1) How to ensure the neutrality of the VAT system: among other things, this concerns:

        • whether the current VAT rules for public authorities and holding companies are acceptable, particularly in terms of tax neutrality;
        • problems encountered in relation to the scope of VAT;
        • whether certain current VAT exemptions should be maintained;
        • the main problems with the right of deduction and what changes would improve the neutrality and fairness of the rules on deduction of input VAT;
        • the main problems with the current VAT rules for international services, in terms of competition and tax neutrality or other factors, and whether more coordination is needed at international level.

        2) What degree of harmonisation does the single market require?: any rethink of the VAT system must identify, on the one hand, the extent to which further harmonisation is essential in order to improve the functioning of single market and reduce compliance costs for businesses and, on the other hand, the degree of flexibility needed by the Member States that is compatible with these objectives. The following need to be determined:

        • which, if any, provisions of EU VAT law should be laid down in a Council regulation instead of a directive?;
        • whether guidance on new EU VAT legislation would be useful even if it is not legally binding on the Member States;
        • what should be done to improve the legislative process, its transparency and the role of stakeholders in the process;
        • whether the current rates structure creates major obstacles for the smooth functioning of the single market (distortion of competition), unequal treatment of comparable products, notably online services by comparison with products or services providing similar content or leads to major compliance costs for businesses;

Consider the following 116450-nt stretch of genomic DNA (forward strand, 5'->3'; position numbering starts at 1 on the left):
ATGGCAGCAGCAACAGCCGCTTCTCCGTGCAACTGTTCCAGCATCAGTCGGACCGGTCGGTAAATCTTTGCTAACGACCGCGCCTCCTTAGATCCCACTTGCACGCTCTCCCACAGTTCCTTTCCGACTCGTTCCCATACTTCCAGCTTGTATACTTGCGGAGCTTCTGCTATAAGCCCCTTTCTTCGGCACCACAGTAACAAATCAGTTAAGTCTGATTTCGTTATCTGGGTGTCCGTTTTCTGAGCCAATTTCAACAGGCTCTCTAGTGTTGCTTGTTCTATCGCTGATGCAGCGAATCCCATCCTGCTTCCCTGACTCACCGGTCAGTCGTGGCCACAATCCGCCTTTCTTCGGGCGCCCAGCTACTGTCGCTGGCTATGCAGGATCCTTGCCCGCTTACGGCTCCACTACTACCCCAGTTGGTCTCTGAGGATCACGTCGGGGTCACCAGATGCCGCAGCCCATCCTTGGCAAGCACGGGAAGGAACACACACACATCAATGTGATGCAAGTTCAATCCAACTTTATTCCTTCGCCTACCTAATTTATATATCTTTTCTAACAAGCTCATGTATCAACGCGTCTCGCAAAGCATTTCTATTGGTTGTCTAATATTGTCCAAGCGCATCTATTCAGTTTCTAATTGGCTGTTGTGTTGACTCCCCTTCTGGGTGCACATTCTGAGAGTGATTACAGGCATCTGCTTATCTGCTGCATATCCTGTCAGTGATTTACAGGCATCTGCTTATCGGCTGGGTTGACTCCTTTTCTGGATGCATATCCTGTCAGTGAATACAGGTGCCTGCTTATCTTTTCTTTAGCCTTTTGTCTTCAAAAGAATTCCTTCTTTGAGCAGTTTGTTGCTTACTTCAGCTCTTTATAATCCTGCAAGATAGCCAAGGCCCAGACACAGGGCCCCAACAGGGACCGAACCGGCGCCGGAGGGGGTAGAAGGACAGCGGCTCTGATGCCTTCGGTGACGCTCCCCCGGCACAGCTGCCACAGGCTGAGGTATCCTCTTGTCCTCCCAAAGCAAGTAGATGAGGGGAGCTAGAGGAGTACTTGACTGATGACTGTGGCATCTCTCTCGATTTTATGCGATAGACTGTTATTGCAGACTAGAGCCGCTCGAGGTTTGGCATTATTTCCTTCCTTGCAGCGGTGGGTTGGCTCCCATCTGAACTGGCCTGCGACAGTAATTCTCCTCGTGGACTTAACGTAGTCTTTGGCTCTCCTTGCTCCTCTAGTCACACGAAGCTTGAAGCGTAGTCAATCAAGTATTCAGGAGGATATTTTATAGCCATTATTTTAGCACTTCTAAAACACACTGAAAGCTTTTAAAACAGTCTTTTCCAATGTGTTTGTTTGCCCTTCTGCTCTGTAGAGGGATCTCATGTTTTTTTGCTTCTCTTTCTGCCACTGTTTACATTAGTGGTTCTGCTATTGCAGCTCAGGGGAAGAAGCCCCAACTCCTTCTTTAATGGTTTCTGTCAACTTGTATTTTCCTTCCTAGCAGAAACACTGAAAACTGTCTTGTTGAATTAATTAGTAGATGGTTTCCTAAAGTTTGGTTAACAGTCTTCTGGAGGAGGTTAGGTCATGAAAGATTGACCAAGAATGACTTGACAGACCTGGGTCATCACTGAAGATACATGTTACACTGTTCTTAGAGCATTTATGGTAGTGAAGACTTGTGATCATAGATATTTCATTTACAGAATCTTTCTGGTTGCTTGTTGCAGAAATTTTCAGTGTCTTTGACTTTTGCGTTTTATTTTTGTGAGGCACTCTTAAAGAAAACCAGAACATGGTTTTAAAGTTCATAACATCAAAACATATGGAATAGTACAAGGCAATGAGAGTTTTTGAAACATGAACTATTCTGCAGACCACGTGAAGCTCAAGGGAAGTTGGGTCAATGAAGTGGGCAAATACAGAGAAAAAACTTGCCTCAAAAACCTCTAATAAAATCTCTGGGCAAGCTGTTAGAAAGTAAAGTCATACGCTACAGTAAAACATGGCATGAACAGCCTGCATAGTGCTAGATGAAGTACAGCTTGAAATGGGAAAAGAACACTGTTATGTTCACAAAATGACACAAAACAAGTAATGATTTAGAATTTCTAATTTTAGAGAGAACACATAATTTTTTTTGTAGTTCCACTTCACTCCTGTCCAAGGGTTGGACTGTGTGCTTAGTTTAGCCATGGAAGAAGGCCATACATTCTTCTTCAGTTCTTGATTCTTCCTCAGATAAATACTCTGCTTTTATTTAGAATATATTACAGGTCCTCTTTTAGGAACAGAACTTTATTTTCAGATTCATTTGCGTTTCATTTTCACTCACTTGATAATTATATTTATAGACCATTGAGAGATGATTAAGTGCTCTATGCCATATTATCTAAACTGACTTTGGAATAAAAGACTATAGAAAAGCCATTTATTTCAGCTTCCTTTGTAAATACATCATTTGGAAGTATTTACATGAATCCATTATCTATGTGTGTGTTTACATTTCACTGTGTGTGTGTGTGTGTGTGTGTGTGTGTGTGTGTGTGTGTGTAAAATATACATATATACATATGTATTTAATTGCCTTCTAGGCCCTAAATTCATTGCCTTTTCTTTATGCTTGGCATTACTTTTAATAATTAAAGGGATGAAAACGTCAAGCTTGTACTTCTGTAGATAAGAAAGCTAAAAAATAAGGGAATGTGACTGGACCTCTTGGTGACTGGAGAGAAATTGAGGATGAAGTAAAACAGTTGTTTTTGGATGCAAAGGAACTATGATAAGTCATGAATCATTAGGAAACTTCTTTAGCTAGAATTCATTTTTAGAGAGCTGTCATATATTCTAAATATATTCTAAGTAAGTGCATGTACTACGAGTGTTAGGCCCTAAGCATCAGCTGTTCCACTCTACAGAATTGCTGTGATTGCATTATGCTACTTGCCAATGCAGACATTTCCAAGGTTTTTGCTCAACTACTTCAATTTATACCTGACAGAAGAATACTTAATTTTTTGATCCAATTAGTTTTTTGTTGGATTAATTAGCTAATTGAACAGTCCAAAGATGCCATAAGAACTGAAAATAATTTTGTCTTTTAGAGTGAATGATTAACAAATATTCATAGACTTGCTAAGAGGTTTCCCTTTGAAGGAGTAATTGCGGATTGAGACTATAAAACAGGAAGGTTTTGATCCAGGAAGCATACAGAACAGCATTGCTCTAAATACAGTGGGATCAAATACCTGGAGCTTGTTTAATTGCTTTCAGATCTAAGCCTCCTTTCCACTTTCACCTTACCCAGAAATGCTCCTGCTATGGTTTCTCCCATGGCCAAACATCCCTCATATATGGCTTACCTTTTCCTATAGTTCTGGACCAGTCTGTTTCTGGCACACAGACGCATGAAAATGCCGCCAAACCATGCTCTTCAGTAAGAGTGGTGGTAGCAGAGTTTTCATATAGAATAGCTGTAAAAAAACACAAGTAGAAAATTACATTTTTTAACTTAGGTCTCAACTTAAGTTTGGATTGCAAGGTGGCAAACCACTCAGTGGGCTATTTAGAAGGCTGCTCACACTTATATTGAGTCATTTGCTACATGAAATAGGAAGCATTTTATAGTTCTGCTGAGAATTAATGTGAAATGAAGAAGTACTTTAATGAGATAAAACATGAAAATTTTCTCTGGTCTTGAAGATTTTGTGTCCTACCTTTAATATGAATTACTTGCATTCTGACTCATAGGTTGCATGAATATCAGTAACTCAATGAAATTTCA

• whether there should be no reduced rates (or a very short list of them), which might enable Member States to apply a lower standard VAT rate, or whether there should be a compulsory and uniformly applied reduced VAT rates list in the EU.

        3) Reducing 'red tape': following on from the European Council's endorsement in 2007 of the Commission Action Programme to reduce the administrative burdens arising from EU legislation by 25% by 2012, the Commission presented, in 2009, a plan for VAT, among other areas. This plan contains 16 measures such as abolishing the annual summarising VAT return or intra-EU acquisition listings and reducing the frequency of VAT returns. The Green Paper asks:

        • what are the main problems experienced with the current rules on VAT obligations;
        • what is the feasibility and relevance of the suggested measures including those set out in the reduction plan for VAT;
        • whether the current exemption scheme for small businesses should be reviewed and the main elements of that reassessment;
        • whether additional simplifications should be considered and what should be their main elements;
        • whether the one stop shop concept is considered as a relevant simplification measure;
        • whether the current VAT rules create difficulties for intra-company or intra-group cross-border transactions and, if so, how these difficulties might be solved.

        A more robust VAT system: as part of the ongoing debate on the strategy to combat VAT fraud, which questioned the efficiency of this collection method, in 2009 the Commission launched a feasibility study on ways of improving and simplifying the collection of VAT by means of modern technologies and/or via financial intermediaries. The Green Paper asks interested parties to identify which model looks most promising, as well as for their views on the feasibility and relevance of an optional split payment.